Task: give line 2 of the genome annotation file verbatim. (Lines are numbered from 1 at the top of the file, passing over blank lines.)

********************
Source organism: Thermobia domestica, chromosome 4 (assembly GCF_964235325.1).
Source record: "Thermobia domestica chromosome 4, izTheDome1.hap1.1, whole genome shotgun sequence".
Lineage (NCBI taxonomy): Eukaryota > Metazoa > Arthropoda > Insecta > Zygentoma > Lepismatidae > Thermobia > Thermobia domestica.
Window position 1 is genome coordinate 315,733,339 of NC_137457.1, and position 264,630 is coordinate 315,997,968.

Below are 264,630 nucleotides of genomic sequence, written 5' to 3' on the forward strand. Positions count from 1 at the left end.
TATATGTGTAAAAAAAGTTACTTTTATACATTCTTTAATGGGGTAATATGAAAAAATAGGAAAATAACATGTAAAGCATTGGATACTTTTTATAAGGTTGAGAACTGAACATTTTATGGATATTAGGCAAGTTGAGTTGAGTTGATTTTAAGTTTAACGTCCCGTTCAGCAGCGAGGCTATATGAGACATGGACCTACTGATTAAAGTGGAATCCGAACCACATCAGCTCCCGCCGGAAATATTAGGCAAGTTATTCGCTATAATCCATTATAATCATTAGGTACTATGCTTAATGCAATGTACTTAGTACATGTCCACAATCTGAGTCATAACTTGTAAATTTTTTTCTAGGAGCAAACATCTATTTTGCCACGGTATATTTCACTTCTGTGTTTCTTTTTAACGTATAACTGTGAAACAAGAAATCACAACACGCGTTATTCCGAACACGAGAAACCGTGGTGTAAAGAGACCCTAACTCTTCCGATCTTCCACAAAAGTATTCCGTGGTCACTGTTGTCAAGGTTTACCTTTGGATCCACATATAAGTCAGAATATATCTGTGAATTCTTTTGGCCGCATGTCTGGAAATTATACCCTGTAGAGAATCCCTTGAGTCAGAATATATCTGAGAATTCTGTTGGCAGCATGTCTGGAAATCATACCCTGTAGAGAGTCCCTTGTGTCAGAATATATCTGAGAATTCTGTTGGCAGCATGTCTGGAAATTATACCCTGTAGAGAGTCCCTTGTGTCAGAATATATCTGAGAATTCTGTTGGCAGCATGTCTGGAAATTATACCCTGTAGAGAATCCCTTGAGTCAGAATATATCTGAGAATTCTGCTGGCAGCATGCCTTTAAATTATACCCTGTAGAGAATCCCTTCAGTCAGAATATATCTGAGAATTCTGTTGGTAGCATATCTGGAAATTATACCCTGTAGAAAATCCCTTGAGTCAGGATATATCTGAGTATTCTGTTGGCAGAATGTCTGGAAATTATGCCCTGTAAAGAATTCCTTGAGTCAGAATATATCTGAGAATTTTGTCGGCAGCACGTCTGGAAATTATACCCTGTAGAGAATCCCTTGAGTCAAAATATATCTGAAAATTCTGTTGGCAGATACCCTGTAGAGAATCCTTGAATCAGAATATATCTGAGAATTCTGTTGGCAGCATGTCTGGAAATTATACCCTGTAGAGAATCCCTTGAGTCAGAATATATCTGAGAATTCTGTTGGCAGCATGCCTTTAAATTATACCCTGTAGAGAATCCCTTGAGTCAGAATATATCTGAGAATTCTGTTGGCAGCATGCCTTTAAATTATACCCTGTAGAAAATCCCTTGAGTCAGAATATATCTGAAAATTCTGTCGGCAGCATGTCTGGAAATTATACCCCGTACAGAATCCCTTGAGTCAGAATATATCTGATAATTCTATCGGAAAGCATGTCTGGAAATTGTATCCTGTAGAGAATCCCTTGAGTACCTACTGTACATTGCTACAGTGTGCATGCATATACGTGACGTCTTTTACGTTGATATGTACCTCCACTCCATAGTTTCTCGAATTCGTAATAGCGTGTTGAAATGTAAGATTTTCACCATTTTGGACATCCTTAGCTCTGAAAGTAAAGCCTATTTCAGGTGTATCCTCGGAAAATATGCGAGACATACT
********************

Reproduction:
Source record: "Thermobia domestica chromosome 4, izTheDome1.hap1.1, whole genome shotgun sequence".